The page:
This past weekend I had the pleasure of attending the libertarian superconference in Las Vegas known as FreedomFest. My organization, the Foundation for Individual Rights in Education (FIRE), was there in part because our short documentary “Don’t Mess with Firefly” was up for an award as part of the Anthem Film Festival. Daily Caller readers may remember the case from last fall in which a drama professor at the University of Wisconsin-Stout found himself in hot water for posting a beloved quote from that short-lived, Joss Whedon science-fiction series, and for mocking the bullying response of the campus chief of police to that posting. I wrote several articles about the case last fall, pointing out that there could be no question that Professor Miller’s speech was protected. Ultimately, the university backed down, but only in the face of the passionate response from Firefly fans across the planet, who were mobilized by FIRE with the help of the show’s stars, including Nathan Fillion and Adam Baldwin, and legendary science-fiction and fantasy author Neil Gaiman.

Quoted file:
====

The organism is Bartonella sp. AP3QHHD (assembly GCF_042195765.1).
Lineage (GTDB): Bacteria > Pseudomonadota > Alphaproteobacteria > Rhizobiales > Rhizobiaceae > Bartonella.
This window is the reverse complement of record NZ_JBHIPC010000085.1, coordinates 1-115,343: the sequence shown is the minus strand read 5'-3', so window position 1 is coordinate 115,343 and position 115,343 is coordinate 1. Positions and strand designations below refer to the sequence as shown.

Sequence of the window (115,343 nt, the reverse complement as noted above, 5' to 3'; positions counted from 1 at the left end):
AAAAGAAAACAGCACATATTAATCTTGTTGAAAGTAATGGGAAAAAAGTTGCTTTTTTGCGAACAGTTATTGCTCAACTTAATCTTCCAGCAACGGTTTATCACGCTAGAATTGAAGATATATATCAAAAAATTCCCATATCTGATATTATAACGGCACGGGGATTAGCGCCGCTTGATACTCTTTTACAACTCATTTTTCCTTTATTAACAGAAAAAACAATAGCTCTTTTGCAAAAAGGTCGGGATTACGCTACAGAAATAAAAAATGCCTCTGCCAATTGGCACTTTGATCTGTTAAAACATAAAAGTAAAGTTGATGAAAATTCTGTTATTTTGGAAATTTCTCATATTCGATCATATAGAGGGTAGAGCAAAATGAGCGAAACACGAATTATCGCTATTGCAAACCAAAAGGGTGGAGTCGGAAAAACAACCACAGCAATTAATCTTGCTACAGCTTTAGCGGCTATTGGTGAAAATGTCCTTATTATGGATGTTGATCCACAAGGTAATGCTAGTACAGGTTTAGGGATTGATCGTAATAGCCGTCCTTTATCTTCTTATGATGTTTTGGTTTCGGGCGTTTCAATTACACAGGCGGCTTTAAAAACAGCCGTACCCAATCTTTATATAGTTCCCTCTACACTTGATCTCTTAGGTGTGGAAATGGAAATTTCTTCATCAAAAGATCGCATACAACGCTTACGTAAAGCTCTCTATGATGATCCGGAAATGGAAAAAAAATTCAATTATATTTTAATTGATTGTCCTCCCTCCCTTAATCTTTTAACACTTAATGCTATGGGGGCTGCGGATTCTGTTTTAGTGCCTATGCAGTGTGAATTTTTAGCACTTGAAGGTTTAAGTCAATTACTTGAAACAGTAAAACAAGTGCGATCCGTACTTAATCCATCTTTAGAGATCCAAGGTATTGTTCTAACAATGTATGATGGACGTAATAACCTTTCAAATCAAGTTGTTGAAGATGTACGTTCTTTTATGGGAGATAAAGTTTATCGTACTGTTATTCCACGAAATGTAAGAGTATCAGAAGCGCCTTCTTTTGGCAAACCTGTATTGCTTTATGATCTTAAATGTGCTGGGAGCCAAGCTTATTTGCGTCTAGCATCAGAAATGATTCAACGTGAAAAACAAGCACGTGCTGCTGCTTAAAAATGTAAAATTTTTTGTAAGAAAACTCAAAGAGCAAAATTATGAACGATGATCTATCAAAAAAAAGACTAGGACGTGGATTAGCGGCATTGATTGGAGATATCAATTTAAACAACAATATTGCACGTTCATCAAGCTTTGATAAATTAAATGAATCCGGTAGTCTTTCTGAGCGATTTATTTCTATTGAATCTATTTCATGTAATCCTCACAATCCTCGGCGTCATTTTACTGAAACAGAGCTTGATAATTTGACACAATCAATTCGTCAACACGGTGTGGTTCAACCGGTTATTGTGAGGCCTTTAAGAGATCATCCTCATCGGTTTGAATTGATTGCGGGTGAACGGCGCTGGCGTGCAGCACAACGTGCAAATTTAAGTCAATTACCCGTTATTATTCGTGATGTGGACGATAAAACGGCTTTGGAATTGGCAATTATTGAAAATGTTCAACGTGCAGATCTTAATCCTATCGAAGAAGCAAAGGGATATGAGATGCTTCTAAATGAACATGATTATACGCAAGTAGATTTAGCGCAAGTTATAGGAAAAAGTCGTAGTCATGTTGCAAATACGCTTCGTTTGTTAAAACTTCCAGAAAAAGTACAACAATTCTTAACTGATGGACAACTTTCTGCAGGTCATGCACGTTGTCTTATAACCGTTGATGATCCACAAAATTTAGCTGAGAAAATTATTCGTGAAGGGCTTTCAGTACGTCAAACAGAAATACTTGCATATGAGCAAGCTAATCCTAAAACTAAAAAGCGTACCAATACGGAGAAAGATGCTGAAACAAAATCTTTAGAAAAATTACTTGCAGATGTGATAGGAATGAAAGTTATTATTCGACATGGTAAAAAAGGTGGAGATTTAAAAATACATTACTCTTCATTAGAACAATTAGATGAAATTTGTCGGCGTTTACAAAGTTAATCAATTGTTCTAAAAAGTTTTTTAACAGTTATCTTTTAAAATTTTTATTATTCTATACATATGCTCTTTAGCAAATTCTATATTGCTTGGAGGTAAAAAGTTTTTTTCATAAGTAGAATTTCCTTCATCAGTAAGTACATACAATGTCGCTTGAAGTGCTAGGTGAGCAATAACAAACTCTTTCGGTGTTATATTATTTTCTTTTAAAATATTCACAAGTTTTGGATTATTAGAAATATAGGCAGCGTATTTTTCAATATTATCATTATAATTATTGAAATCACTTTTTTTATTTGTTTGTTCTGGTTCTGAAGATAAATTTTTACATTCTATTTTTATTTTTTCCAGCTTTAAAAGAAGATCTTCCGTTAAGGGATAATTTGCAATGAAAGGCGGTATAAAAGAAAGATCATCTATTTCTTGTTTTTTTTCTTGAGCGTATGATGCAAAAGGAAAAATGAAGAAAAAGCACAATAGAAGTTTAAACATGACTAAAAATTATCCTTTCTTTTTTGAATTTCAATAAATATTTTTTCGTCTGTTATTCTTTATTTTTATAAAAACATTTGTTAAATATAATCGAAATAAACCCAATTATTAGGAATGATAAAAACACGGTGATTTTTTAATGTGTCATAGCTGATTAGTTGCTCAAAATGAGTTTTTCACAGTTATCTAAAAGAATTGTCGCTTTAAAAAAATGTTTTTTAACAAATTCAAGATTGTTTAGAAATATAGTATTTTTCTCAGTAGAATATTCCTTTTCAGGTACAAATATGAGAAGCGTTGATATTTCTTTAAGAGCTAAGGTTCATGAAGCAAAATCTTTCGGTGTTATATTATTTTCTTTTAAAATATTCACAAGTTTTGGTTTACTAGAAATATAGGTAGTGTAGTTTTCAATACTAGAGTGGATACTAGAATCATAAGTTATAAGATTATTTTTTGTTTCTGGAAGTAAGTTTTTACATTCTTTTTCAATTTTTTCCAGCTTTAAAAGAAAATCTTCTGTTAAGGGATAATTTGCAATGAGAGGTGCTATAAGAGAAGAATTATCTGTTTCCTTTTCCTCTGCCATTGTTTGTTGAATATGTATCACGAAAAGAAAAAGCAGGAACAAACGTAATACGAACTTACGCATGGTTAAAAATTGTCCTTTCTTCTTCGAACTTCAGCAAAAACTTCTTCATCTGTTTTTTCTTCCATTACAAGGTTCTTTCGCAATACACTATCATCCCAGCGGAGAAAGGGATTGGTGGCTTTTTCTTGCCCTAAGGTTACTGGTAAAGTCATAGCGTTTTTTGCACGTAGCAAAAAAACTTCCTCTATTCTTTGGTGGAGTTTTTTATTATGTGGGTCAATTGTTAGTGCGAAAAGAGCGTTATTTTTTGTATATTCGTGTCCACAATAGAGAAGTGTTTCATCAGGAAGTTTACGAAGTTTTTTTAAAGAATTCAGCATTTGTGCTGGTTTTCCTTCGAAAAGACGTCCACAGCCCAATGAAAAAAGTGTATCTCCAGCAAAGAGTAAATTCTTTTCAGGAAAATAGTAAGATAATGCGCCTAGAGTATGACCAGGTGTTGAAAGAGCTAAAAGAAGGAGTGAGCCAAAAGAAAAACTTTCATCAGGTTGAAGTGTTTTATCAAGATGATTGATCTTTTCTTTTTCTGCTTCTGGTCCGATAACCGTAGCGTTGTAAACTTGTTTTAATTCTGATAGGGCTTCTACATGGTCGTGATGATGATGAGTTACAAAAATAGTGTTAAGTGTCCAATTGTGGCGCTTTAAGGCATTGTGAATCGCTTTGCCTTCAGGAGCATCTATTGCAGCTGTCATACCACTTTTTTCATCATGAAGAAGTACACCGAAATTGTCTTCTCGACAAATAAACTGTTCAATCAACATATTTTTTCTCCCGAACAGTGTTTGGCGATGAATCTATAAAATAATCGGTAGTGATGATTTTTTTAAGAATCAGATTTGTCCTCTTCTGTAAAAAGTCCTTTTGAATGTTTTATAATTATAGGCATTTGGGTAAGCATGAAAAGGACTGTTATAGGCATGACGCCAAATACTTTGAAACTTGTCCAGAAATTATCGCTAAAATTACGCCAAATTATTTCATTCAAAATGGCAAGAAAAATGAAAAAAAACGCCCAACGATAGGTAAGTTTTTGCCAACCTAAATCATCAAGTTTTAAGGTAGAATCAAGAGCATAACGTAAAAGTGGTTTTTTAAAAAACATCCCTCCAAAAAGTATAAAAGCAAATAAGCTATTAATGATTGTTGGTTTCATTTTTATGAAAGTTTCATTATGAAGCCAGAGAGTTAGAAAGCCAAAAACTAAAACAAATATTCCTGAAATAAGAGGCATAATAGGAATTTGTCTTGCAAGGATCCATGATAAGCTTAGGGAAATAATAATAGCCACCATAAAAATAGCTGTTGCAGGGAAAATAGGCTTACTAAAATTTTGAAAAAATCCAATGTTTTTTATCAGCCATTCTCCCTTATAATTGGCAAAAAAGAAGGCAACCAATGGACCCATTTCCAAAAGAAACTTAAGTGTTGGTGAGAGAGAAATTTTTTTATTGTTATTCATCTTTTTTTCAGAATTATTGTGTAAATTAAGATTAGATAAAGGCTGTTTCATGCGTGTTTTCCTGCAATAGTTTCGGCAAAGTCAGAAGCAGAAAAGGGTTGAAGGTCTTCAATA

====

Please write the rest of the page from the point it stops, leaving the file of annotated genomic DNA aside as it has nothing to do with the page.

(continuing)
Despite my 10 years working to defend free speech on campus, university censors keep finding new ways to surprise me. This year a campus in the University of Wisconsin system managed to do something that offended me both as a First Amendment lawyer and as a sci-fi fan, two parts of my life that I thought would never intersect.
Last week I wrote about a remarkable case of censorship at the University of Wisconsin-Stout. Stout Professor James Miller was threatened with “disorderly conduct” for posting outside his office door a quote from the beloved, yet short-lived sci-fi TV show Firefly and a second poster in which he mocked the college for its heavy-handedness. The fact that a college would overreact like this, violate the First Amendment, and then treat criticism of its handling of the case like a threat to the whole community was not really surprising to me. At this point in my career, I am well-acquainted with remarkable abuses of power by campus administrators. Earlier this week, my organization came out with a short video about five such abuses that make this case seem tame. Indeed, it’s not even the craziest overreaction to a wall post at a university in Wisconsin. That honor still goes to Marquette University, which censored a quote by humorist Dave Barry.